Book Supplement: Three Hours North
Incorporated in 1886, Vancouver is the youngest of the seven major cities that erupt along the west side of the Cascades and share a common landscape, weather, and history, but rarely exchange ideas. They are isolated from each other in petri dishes of their own circumstances and ego. Rich wants to create Cascades trading cards: When was Olympia founded? What kind of public transportation is available in Portland? Who is the mayor of Eugene?
SITE: NEW BRIGHTON PARK
As a data collector for the Office for Soft Architecture, Lisa Robertson has surveyed this locale--the place where Vancouver was founded--with the precision of a field biologist. An abandoned factory slouches on the west side of the park; huge slabs of granite lie like horizontal tombs; there is a pool, but it is not inviting. Lisa takes us to a commemorative plaque underneath a maple tree: "Here Vancouver began, all was forest towering to the skies...." A family plunges fishing lines into the water, despite posted contamination warnings. There is something aching about this place of beginnings. Lisa writes in her report, "Soft Architects believe that this site demonstrates the best possible use of an urban origin: Change its name repeatedly. Burn it down. From the rubble confect a prosthetic pleasureground; with fluent obliviousness, picnic there."
SITE: KOOTENAY SCHOOL OF WRITING, 201-505 HAMILTON STREET
A comfortable room with wood floors and a strange iron door. Rich and I browse the Charles Watts Memorial Library. Tim, a Kootenay volunteer, passes us fliers about upcoming readings and classes offered through the school.
Founded in 1984, Kootenay is run as a collective by an ever-changing pool of practicing writers. It has no administrative director. We note that writing classes, taught by people like Alice Notely, last six hours but cost only $30. Compare that to the University of Washington extension program or the Hugo House in Seattle. The work, too, is more radical, abstract, playful, and rigorous. Lectures are entitled "Stupidity: A Group Discussion" or "Obsolescence and Newness in Method" or "The Poetics of Impossibility." We flee, jealous, cramming the fliers into our coat pockets.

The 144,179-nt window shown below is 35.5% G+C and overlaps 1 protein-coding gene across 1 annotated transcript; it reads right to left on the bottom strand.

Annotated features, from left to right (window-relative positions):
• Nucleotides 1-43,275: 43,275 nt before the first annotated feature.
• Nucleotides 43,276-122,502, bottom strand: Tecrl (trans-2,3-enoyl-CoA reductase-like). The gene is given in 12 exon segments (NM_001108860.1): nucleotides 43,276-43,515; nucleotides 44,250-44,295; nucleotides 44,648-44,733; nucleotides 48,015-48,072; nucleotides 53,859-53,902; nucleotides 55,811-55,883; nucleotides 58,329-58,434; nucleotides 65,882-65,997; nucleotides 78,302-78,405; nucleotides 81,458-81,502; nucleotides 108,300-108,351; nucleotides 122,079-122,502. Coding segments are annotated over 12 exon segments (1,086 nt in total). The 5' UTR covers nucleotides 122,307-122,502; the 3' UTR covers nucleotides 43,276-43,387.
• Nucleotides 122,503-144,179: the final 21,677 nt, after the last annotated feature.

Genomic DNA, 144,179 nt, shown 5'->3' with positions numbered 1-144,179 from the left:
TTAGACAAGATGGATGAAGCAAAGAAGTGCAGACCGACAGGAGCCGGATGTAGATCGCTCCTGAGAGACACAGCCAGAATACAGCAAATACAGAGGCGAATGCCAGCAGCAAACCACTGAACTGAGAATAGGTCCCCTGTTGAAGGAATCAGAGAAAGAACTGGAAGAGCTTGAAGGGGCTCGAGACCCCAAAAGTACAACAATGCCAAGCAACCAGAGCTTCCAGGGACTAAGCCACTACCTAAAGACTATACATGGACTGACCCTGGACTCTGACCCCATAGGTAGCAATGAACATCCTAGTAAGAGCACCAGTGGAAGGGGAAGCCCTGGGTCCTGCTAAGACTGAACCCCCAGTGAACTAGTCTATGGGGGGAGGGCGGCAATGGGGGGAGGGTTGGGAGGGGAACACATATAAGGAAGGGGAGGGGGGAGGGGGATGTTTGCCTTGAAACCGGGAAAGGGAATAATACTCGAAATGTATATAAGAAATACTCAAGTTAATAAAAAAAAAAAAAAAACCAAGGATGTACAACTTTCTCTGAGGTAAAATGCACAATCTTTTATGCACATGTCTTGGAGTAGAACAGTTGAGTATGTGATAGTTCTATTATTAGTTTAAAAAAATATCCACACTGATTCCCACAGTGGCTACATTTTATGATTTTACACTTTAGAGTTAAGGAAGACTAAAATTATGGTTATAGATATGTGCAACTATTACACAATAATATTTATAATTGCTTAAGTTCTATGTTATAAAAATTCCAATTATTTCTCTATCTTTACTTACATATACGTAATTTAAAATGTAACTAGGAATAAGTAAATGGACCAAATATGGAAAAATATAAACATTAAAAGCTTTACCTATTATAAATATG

SITE: BLUNT BROS. CAFE, 317 WEST HASTINGS STREET
We had no intention of riding on the dreamy monorail, going to Stanley Park, or visiting Vancouver's giant Chinatown. But we did have one item on our agenda that was undoubtedly touristy: marijuana. Featured in magazines like High Times, Vancouver's pot cafes seemed fantastical. Rich and I dragged Lisa to so-called Little Amsterdam.
Blunt Bros. throbbed with the music and vibe that surround the pastime of pot smoking. That is, Jimi Hendrix, black lights, and penis art. I scanned the signage behind the bar. Would I get to try the famous BC bud? Or something more exotic--New York white perhaps? Sadly, the beverage board featured only juice. Our entourage purchased these drinks and moved to a counter with stools. We tried to understand the customs of this strange place, the air redolent with skunky smell. Even Lisa, not being a marijuana smoker--except in her distant teenage Toronto days when she smoked thin joints and raked her shag carpet--was unsure. We had to catch a train. We were desperate.
The man who finally provided us with smoke was American--from Seattle. His face had a thousand small scars on it and his manner was that of a fugitive. No matter, we would smoke his blunt. But before that could happen, we watched an amazing, tortuous display of pot geek culture. It took him over 30 minutes to remove the cigar's tobacco, insert the dope, and seal it with his saliva and the remaining cigar paper's glue, then carefully trim both ends--twice!
Before we rushed to the train station, Rich slipped our provider, now in a deep conversation with a couple from Chicago, a crumpled copy of the list of classes and lectures at the Kootenay school. A good trade.